Organigram ‘actively seeking beverage partner’: Q&A with CEO Greg Engel

As Canada’s biggest cannabis producers lose money hand over fist, companies that execute successfully in their home country and overseas are poised to stand out.

One such company is Organigram.

The New Brunswick-headquartered producer is laying the groundwork to capitalize on the next round of legalization in Canada – the launch of the edibles, extracts and topicals market later this year.

Part of that strategy involves finding a globally focused beverage partner.

Automation is also key for success, Organigram CEO Greg Engel said in an interview with Marijuana Business Daily.

“When you go to edibles, having not only automated production but automating packaging is going to be critical because it’s going to be about throughput, consistency and quality,” he said.

Engel said Organigram is “looking more globally strategically” and has no plans to launch its own infused beverages in the near term.

“We will have a range of vaporizable products available for launch and then chocolate products shortly thereafter with other derivative products to come in early 2020,” he said.

“Our experience with Rec 1.0 is that it is important to have a consistent supply of products at launch.”

MJBizDaily sat down with Engel to talk about the next wave of cannabis products and international partnerships.

According to a recent MJBizDaily report, cannabis producers – even the largest ones – are mostly unknown outside Canada’s cannabis industry bubble. How do you overcome that?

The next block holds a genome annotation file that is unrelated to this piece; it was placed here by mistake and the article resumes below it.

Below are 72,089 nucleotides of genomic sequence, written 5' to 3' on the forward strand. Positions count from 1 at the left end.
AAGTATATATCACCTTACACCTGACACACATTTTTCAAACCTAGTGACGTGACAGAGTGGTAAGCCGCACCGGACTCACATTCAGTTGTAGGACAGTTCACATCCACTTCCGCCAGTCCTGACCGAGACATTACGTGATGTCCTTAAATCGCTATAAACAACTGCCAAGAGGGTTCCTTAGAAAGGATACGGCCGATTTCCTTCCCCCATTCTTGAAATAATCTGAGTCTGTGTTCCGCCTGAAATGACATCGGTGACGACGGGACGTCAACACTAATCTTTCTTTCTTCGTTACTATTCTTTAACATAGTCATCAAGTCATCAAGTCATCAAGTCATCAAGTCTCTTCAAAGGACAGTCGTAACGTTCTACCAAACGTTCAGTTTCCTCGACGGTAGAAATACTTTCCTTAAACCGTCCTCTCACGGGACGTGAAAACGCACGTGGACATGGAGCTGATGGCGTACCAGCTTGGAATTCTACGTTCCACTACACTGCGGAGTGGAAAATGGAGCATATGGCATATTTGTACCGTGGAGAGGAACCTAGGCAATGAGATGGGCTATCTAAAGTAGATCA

It’s an opportunity for companies like Organigram to continue to get our message out, talk about the fundamentals in business, and some of the key things we’re doing.

Reputationally, one of the key things we’ve done is to make sure we have a fully independent board and an independent chair. Good governance is critical.

I’m the only insider that sits on the board. It’s a good example of the transition point in the industry from founders to a more traditional business model.

You recently made your biggest international investment to date. In a sea of opportunity, how do you weigh global options?

My decades of experience in pharma and biotech (indicate that), other than a few southern European countries, typically many of those European countries are late adopters on pharmaceuticals.

So, they’re not jumping on cannabis as an option that quickly necessarily. Medically, beyond the German market, we’re seeing very slow movement.

But it will grow.

I think the near-term opportunity is definitely CBD.

We’re actively looking right now. Regarding near-term opportunities for companies, the CBD and nutraceutical health market is dramatically underserved in Europe. There is tremendous opportunity there.

In Europe, what do you think must happen for quicker industry maturity for medical cannabis and CBD? 

What I’d love to see in Europe is a more centralized kind of regulatory structure. It’s spotty.

Different markets have different regulations in place, and it is treated not as a drug product but as a food additive. And there also has to be more rigorous controls put into place. We know from companies that we’ve spoken to that there are products on the shelf that don’t contain what they say they contain.